NOOB Introduction and Getting into Mountaineering Questions


Original Post
Chris "Jolly" Rogers · Nov 16, 2015 · New Orleans, LA · Joined Nov 2015 · Points: 0
Hey All,

So I'm a 27 year old mechanical engineer living in New Orleans, LA and wanting to get into mountaineering. I've got very limited experience with climbing...due to obvious geographic limitations, but something about getting into the mountains has always appealed to me. Basically, I get into the closest climbing gym on occasion and have been sport climbing in Northern Alabama once many years ago.

Ultimately I would like to be able to take 2-3 trips a year to climb, to get there, the best route seems to be taking a course next year.

Currently I've narrowed it down to two similar courses, I've got vacation time to use for this so I picked the long duration offerings from each company. The longer courses seem to give the best variety to set me up with a good climbing base to build from.

First, Alpine Ascents International--13 Day Cascades Mountaineering Course.
Second, American Alpine Institute--12 Day Alpine Mountaineering and Technical Leadership 1 course.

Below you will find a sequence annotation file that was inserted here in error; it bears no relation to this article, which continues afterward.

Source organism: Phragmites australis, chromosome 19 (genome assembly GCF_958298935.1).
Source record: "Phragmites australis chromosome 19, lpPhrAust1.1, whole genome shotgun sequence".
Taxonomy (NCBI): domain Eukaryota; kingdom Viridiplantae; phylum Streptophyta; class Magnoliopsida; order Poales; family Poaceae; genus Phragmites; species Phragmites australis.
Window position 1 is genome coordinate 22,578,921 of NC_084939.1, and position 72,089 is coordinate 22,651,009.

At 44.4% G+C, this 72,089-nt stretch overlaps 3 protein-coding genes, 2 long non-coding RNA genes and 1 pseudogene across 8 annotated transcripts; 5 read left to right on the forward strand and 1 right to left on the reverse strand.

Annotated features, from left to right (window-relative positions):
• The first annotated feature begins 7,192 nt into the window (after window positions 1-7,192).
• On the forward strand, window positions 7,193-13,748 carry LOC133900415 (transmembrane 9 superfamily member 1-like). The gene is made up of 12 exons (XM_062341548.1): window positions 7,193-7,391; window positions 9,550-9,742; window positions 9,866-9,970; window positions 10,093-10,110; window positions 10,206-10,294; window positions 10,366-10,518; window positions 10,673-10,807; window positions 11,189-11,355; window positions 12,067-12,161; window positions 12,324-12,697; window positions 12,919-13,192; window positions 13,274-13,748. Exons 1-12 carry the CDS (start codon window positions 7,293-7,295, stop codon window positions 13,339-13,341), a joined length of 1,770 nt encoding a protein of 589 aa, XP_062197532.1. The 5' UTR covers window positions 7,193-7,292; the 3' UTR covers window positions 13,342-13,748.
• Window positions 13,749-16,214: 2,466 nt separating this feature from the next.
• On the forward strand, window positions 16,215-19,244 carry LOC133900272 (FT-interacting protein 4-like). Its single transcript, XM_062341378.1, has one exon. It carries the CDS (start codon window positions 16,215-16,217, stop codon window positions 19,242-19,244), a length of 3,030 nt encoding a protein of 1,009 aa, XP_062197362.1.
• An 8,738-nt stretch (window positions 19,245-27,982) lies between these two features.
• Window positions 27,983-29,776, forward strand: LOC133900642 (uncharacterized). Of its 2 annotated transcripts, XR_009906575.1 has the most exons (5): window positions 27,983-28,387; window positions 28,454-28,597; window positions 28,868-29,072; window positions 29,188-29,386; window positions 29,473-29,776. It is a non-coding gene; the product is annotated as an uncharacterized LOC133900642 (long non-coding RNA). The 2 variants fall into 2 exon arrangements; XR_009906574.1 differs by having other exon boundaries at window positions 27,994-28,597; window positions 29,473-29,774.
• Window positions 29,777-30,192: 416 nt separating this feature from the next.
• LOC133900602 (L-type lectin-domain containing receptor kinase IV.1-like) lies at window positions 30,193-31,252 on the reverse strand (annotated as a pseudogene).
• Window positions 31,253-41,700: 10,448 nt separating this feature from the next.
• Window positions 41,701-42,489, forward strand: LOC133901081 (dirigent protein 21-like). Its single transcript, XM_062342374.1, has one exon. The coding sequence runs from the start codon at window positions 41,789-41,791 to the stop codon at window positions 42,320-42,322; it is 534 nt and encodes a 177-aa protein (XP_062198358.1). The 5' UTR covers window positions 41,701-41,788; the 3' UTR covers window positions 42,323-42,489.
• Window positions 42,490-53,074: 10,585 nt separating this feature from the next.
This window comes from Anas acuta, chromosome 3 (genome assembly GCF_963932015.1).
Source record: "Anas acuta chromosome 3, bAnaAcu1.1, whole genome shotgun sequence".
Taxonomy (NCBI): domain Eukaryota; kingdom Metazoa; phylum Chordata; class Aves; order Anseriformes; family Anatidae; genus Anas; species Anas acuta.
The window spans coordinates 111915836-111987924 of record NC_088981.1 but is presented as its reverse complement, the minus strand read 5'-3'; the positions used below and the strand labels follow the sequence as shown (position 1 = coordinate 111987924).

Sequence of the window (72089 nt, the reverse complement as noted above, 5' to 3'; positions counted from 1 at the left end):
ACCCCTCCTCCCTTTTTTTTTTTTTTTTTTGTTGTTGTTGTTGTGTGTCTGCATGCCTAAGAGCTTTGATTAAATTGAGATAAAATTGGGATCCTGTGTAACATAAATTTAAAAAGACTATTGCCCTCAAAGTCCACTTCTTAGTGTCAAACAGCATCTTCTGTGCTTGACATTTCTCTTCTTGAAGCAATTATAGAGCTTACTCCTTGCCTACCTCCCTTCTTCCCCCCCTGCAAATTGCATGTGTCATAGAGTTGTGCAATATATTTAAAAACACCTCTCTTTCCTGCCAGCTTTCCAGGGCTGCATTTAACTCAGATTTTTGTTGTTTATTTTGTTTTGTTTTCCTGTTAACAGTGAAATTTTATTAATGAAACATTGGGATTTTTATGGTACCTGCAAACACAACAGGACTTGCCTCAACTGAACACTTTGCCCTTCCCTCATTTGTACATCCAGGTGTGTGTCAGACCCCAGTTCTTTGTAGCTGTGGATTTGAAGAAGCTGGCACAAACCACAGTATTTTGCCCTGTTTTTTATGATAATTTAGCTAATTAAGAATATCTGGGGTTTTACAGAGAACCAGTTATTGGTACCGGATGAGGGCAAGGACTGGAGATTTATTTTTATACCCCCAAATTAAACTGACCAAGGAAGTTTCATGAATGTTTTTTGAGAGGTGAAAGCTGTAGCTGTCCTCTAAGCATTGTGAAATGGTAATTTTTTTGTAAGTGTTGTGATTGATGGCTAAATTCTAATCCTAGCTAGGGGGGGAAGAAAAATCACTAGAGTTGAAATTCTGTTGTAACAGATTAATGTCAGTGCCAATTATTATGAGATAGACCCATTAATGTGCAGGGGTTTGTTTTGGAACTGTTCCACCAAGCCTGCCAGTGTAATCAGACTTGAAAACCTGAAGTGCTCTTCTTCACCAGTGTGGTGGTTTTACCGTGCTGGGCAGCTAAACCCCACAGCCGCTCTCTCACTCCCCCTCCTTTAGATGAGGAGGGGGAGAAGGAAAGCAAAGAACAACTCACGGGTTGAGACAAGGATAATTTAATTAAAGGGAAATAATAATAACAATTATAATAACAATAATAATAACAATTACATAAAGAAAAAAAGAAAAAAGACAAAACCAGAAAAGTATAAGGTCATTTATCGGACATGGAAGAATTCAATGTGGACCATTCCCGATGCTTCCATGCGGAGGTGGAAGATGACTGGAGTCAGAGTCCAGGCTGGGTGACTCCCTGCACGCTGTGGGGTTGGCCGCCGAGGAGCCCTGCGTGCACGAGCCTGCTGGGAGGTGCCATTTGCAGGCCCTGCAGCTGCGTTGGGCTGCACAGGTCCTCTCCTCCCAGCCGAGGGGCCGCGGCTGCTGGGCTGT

Both of these courses seem very similar based on the itinerary, can anyone weigh in on any advantages of one over the other? Anyone with experience on one or both courses would be greatly appreciated as well! Finally, feel free to point me towards other schools, these two stood out with their long courses.

As far as dates, the Alpine ascents course is limited to August, whereas American Alpine spans the whole summer. Weather wise, which dates would be preferable for this course.

Are these courses overkill? Should I try out a summit climb to ensure I enjoy these activities? In my mind the long course seems the best bang for the buck based on information learned and amount of days you're paying for.

Jeremy in Inyokern · Nov 16, 2015 · Inyokern · Joined Jul 2012 · Points: 3